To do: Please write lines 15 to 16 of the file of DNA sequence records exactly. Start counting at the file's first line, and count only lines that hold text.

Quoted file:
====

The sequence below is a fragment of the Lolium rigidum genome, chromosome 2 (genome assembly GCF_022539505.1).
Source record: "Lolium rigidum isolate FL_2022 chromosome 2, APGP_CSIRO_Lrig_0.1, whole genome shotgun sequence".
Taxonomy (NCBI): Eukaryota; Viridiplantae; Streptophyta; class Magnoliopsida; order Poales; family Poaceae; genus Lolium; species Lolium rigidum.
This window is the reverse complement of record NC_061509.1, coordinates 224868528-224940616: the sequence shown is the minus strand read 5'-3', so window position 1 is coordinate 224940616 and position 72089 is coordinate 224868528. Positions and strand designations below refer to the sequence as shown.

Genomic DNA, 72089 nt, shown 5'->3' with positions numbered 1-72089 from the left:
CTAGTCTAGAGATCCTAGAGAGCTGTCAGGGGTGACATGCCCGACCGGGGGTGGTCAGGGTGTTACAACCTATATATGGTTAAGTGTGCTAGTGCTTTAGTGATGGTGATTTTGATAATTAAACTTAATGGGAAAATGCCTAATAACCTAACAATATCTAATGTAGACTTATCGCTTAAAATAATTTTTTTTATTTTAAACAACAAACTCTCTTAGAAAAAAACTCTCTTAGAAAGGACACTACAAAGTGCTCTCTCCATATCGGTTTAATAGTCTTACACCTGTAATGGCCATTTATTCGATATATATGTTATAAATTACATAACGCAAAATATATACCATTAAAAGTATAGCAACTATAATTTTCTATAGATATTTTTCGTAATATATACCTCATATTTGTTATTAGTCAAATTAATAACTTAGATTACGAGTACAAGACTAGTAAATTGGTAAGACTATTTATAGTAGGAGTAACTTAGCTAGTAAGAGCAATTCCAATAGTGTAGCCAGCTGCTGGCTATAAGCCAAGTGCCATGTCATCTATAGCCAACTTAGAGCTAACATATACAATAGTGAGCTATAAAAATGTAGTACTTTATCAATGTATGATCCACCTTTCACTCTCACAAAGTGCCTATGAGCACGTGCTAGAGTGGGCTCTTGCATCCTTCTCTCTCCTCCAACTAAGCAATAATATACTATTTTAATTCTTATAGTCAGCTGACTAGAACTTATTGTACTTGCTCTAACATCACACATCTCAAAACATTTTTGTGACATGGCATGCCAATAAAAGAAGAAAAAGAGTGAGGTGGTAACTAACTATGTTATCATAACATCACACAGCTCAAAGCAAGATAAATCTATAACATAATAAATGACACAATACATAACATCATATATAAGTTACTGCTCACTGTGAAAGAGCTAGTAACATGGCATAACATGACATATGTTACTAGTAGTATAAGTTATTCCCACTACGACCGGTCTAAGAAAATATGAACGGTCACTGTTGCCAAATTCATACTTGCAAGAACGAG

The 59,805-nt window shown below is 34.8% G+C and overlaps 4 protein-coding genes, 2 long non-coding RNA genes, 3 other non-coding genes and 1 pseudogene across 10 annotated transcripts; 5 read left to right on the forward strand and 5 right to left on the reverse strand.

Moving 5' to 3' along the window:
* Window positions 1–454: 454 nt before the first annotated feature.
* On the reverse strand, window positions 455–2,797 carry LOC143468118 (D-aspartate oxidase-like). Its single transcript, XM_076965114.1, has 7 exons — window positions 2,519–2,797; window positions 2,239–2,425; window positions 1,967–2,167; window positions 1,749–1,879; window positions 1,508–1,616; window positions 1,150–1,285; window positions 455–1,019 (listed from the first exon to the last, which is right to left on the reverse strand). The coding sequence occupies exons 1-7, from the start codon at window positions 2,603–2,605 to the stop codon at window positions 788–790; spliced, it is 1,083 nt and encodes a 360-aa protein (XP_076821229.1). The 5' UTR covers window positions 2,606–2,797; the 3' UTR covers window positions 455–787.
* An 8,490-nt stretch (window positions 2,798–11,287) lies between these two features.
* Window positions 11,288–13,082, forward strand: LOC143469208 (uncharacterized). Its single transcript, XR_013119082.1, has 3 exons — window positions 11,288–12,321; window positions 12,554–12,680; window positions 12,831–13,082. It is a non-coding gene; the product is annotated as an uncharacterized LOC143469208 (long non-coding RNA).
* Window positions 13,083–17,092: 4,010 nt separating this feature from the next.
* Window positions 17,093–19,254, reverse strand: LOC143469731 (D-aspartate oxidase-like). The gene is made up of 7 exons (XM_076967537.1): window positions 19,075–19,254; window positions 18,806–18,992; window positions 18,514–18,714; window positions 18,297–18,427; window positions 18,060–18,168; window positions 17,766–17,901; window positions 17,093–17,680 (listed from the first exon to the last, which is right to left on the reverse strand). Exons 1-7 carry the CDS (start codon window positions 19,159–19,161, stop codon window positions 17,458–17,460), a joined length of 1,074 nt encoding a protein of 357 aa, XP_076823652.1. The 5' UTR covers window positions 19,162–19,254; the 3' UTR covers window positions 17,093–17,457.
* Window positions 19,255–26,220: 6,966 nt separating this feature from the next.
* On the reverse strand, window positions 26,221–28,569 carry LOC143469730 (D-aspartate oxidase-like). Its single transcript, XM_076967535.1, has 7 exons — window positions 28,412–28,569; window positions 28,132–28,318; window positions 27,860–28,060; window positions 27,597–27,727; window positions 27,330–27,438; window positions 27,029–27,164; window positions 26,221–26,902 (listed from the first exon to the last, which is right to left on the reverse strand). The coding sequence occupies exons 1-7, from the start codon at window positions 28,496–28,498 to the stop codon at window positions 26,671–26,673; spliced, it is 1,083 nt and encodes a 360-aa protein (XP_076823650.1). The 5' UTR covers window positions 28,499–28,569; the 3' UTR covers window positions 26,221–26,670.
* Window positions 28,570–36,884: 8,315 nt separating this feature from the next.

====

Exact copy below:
* Window positions 19,255–26,220: 6,966 nt separating this feature from the next.
* On the reverse strand, window positions 26,221–28,569 carry LOC143469730 (D-aspartate oxidase-like). Its single transcript, XM_076967535.1, has 7 exons — window positions 28,412–28,569; window positions 28,132–28,318; window positions 27,860–28,060; window positions 27,597–27,727; window positions 27,330–27,438; window positions 27,029–27,164; window positions 26,221–26,902 (listed from the first exon to the last, which is right to left on the reverse strand). The coding sequence occupies exons 1-7, from the start codon at window positions 28,496–28,498 to the stop codon at window positions 26,671–26,673; spliced, it is 1,083 nt and encodes a 360-aa protein (XP_076823650.1). The 5' UTR covers window positions 28,499–28,569; the 3' UTR covers window positions 26,221–26,670.